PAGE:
‘When you do pray, your prayers are not answered, because you pray just for selfish reasons.’ James 4:3 CEV
Right motives. The reason you pray is much more important than the words you say. The motive is the why behind the what. And having a pure heart that loves God and loves people is always acceptable to the Lord. On the other hand, selfishness is unacceptable, revenge is unacceptable, manipulation and control are unacceptable, jealousy is unacceptable, pride is unacceptable, and praying to win the lottery is unacceptable. In fact, anything that’s selfishly based is an unacceptable motive.
Somebody once asked a little boy if he said his prayers every night. He thought about it for a second and replied, ‘No, some nights I don’t need anything.’ Sound familiar?
The first and foremost reason for prayer is to develop an intimate relationship with God. Think about it: how long do you think your marriage would last if you only came home to see your spouse when you needed clean laundry, a good meal, and a little loving? Not very long, right? The same principle applies to prayer. Jesus said, ‘If you abide in Me, and My words abide in you, you will ask what you desire, and it shall be done for you.’ (John 15:7 NKJV) When you focus on ‘abiding’ in Christ, you will get a response to your ‘asking’.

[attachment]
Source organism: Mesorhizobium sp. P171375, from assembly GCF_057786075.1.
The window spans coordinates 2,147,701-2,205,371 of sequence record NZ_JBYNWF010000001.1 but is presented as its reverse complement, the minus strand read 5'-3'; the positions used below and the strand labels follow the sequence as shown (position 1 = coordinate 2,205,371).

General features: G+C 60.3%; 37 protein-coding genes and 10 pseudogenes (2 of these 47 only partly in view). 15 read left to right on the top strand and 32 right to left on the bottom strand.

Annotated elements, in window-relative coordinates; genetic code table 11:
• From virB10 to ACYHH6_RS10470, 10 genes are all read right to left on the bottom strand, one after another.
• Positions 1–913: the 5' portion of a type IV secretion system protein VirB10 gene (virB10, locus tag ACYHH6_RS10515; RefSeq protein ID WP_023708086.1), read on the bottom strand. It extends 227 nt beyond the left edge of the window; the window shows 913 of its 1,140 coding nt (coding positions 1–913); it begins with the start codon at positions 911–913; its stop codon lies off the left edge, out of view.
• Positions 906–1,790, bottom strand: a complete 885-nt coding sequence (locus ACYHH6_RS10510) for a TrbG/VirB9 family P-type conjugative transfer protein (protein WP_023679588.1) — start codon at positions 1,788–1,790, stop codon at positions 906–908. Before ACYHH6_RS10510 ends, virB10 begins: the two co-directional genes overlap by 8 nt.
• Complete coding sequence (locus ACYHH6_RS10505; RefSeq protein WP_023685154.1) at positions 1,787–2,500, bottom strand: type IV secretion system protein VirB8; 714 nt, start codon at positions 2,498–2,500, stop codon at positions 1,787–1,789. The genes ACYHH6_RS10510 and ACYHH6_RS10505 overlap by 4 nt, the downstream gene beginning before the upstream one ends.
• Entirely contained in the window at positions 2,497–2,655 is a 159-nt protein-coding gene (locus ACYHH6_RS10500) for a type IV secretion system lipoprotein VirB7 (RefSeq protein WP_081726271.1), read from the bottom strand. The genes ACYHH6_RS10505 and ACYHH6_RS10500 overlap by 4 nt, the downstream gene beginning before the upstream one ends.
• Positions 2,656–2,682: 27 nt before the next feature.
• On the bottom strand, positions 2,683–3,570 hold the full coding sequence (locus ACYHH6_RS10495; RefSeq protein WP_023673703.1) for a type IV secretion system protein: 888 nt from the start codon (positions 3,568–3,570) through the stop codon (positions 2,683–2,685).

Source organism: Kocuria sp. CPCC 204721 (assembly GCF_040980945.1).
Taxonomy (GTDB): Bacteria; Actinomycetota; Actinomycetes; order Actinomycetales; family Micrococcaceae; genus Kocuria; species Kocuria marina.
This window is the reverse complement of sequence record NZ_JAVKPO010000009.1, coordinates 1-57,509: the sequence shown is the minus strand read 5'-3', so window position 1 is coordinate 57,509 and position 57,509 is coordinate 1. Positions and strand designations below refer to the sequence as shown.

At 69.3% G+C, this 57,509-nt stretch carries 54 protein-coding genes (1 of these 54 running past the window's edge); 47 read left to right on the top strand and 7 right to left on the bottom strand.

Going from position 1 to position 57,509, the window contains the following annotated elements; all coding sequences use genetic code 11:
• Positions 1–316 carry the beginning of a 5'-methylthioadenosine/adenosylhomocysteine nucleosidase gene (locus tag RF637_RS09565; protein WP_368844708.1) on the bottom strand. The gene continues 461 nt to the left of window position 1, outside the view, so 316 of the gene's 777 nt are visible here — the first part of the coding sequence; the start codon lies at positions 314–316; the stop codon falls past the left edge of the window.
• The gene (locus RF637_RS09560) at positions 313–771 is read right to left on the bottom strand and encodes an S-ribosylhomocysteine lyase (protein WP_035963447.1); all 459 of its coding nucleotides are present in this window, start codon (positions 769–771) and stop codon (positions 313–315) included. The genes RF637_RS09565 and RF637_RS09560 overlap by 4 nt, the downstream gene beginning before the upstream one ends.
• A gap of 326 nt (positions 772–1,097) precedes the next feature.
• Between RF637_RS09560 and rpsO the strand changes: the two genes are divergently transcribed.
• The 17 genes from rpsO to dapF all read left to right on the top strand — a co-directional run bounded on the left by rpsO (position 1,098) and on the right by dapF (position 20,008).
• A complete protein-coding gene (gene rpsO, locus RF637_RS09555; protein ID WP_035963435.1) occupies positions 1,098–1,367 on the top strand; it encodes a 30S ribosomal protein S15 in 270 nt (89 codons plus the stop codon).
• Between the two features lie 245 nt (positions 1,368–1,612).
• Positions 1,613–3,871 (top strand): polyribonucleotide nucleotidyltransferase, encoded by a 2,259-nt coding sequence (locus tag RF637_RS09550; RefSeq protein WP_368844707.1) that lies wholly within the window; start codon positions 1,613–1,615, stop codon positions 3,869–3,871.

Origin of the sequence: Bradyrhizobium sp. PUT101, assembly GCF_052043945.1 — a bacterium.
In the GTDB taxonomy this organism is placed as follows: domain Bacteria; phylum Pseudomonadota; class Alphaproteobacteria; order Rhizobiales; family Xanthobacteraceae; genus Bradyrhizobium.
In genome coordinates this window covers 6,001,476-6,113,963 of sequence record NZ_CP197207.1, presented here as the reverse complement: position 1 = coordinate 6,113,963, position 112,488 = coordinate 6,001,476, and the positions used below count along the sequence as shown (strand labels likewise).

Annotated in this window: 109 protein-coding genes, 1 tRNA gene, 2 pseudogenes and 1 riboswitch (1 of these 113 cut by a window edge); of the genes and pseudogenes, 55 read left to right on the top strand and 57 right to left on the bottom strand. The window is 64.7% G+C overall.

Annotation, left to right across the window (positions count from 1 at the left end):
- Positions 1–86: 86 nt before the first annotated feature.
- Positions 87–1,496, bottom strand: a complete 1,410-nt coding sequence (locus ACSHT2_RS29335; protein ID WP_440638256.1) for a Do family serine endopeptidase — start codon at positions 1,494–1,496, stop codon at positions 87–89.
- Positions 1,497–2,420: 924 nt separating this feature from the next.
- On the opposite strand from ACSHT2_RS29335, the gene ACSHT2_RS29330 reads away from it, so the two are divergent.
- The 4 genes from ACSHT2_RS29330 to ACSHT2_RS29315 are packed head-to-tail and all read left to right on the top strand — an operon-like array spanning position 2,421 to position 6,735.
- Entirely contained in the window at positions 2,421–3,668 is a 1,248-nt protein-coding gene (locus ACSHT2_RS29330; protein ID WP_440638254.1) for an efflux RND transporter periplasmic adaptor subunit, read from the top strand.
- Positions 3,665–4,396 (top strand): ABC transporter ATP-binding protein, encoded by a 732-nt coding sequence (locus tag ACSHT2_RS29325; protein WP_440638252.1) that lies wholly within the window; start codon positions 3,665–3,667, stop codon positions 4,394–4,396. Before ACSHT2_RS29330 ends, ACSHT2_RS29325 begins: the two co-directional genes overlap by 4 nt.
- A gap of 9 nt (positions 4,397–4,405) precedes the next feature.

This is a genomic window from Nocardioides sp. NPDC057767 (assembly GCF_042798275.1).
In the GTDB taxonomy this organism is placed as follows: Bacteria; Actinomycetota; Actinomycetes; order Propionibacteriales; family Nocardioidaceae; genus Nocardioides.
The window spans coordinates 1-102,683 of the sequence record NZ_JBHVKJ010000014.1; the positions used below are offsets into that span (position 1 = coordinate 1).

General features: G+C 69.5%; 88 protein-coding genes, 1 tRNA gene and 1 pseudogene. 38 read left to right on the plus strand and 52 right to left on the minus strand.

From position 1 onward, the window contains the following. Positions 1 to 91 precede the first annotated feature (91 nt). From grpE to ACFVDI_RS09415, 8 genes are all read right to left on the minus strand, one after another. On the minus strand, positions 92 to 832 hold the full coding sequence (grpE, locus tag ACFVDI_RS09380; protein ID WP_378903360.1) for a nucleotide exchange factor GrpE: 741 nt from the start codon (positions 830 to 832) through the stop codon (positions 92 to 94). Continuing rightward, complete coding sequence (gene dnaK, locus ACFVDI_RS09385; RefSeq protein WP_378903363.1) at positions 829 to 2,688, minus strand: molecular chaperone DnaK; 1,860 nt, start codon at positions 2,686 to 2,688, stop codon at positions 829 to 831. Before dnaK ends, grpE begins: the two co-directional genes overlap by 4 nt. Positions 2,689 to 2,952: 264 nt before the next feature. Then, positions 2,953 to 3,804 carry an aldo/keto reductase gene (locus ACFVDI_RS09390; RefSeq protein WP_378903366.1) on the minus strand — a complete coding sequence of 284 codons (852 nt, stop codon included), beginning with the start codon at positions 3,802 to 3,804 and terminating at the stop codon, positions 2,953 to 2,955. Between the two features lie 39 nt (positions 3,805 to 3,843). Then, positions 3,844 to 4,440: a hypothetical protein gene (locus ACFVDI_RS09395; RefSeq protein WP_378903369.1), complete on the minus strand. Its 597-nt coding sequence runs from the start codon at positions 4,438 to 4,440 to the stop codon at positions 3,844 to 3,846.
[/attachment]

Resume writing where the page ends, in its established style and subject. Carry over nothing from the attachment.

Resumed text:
James writes, ‘Your prayers are not answered, because you pray just for selfish reasons.’ The truth is, we’re innately self-centred. That’s why we need to purify our hearts on a regular basis—and that calls for examining our motives. It may be painful at first, but you must do it if you want to see your prayers answered.
SoulFood: 1 Kings 21–22, Matt 15:1–14, Ps 124, Pro 12:26
The Word for Today is authored by Bob and Debby Gass and published under licence from UCB International Copyright [cy]